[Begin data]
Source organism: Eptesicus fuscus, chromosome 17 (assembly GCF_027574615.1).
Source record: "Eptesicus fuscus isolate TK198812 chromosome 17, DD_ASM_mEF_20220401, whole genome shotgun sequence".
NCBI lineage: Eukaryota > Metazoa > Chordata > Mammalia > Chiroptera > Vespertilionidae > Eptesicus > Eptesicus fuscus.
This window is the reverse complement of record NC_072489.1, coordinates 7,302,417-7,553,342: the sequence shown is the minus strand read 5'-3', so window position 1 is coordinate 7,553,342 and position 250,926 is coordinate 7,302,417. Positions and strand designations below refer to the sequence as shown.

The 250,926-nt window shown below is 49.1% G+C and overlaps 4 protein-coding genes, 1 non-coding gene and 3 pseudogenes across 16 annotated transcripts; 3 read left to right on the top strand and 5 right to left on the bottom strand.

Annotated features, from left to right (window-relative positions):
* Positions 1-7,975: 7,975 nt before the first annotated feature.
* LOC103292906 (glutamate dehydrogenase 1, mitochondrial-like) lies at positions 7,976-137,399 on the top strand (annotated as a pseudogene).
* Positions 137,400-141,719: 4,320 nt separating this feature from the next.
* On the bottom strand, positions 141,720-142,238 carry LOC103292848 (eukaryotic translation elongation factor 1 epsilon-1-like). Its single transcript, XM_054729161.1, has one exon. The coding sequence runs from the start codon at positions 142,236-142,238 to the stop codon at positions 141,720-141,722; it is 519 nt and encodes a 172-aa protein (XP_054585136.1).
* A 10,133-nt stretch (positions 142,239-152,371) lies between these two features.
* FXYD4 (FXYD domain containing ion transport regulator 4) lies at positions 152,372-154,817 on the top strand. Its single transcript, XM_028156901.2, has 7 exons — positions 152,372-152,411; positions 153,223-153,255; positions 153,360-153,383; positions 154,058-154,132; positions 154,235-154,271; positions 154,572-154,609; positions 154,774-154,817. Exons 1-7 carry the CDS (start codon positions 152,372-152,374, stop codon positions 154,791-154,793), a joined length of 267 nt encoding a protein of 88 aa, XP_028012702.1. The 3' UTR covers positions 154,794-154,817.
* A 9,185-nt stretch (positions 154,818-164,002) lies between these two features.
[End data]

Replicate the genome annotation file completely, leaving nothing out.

Source organism: Eptesicus fuscus, chromosome 17 (assembly GCF_027574615.1).
Source record: "Eptesicus fuscus isolate TK198812 chromosome 17, DD_ASM_mEF_20220401, whole genome shotgun sequence".
NCBI lineage: Eukaryota > Metazoa > Chordata > Mammalia > Chiroptera > Vespertilionidae > Eptesicus > Eptesicus fuscus.
This window is the reverse complement of record NC_072489.1, coordinates 7,302,417-7,553,342: the sequence shown is the minus strand read 5'-3', so window position 1 is coordinate 7,553,342 and position 250,926 is coordinate 7,302,417. Positions and strand designations below refer to the sequence as shown.

The 250,926-nt window shown below is 49.1% G+C and overlaps 4 protein-coding genes, 1 non-coding gene and 3 pseudogenes across 16 annotated transcripts; 3 read left to right on the top strand and 5 right to left on the bottom strand.

Annotated features, from left to right (window-relative positions):
* Positions 1-7,975: 7,975 nt before the first annotated feature.
* LOC103292906 (glutamate dehydrogenase 1, mitochondrial-like) lies at positions 7,976-137,399 on the top strand (annotated as a pseudogene).
* Positions 137,400-141,719: 4,320 nt separating this feature from the next.
* On the bottom strand, positions 141,720-142,238 carry LOC103292848 (eukaryotic translation elongation factor 1 epsilon-1-like). Its single transcript, XM_054729161.1, has one exon. The coding sequence runs from the start codon at positions 142,236-142,238 to the stop codon at positions 141,720-141,722; it is 519 nt and encodes a 172-aa protein (XP_054585136.1).
* A 10,133-nt stretch (positions 142,239-152,371) lies between these two features.
* FXYD4 (FXYD domain containing ion transport regulator 4) lies at positions 152,372-154,817 on the top strand. Its single transcript, XM_028156901.2, has 7 exons — positions 152,372-152,411; positions 153,223-153,255; positions 153,360-153,383; positions 154,058-154,132; positions 154,235-154,271; positions 154,572-154,609; positions 154,774-154,817. Exons 1-7 carry the CDS (start codon positions 152,372-152,374, stop codon positions 154,791-154,793), a joined length of 267 nt encoding a protein of 88 aa, XP_028012702.1. The 3' UTR covers positions 154,794-154,817.
* A 9,185-nt stretch (positions 154,818-164,002) lies between these two features.